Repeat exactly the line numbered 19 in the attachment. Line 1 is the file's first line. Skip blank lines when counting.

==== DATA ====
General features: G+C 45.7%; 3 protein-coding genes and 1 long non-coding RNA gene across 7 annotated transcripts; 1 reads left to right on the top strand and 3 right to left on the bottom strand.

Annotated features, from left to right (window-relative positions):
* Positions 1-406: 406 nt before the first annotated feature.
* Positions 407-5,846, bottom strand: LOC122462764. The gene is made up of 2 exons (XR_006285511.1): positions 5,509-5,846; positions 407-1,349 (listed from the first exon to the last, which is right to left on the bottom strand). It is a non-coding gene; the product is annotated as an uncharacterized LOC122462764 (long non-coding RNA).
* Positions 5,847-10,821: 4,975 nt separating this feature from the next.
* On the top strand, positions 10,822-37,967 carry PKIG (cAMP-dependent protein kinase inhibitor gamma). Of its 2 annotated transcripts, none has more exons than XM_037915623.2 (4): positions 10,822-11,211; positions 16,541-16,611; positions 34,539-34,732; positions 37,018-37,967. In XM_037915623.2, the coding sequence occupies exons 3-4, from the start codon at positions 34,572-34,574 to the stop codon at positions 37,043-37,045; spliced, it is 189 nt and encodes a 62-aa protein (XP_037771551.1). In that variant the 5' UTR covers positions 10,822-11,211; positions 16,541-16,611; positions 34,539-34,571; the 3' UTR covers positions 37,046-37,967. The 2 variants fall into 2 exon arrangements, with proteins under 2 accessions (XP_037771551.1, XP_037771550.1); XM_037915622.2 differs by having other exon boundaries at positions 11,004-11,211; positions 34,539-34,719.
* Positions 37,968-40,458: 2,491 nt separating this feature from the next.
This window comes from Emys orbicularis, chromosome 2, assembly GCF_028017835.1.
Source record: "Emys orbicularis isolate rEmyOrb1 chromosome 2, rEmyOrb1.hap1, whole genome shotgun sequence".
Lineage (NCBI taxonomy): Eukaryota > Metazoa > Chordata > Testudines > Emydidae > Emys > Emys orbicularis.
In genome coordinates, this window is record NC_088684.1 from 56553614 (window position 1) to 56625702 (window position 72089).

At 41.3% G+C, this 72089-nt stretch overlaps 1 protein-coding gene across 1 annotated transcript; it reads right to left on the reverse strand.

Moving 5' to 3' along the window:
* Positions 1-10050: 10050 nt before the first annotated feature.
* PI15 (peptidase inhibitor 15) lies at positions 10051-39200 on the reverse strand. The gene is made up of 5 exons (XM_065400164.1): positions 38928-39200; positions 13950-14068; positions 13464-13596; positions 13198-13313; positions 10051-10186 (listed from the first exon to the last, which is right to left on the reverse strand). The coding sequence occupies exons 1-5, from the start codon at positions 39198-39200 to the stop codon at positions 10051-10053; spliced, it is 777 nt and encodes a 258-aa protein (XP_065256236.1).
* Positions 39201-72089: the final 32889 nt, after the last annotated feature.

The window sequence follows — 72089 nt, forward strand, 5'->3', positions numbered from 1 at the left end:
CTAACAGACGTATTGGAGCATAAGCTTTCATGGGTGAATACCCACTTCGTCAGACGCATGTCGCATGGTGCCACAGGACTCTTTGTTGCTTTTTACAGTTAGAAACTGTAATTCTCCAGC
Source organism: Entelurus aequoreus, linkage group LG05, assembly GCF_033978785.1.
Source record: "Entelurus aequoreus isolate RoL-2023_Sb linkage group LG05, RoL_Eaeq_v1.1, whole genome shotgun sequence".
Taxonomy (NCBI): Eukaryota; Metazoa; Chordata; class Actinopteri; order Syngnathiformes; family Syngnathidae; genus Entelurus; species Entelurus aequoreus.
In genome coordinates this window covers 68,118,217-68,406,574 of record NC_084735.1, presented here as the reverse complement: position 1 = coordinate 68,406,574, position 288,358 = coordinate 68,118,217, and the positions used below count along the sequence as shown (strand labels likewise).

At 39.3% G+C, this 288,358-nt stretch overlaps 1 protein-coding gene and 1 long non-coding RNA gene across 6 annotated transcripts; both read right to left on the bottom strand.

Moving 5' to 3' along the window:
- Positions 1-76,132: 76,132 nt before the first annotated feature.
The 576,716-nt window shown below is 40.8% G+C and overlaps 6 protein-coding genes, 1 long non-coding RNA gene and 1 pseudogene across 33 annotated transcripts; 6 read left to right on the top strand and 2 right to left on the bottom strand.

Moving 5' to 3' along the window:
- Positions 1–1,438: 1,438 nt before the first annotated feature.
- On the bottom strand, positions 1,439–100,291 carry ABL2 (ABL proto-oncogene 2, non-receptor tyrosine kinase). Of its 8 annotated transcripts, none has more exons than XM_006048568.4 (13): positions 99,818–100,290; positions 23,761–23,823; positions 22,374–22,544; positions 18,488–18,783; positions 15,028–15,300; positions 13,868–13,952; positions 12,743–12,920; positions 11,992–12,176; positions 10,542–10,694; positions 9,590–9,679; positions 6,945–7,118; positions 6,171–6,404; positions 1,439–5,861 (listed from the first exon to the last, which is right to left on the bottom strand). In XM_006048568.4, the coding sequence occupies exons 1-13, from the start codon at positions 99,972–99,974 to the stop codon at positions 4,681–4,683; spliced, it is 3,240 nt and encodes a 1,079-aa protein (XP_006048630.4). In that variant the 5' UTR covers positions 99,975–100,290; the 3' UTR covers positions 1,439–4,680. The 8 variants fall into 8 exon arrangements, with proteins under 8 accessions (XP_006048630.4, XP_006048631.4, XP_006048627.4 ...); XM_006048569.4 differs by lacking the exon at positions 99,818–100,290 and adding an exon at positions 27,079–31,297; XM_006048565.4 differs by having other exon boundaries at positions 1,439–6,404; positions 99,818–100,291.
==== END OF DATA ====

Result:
Source organism: Entelurus aequoreus, linkage group LG05, assembly GCF_033978785.1.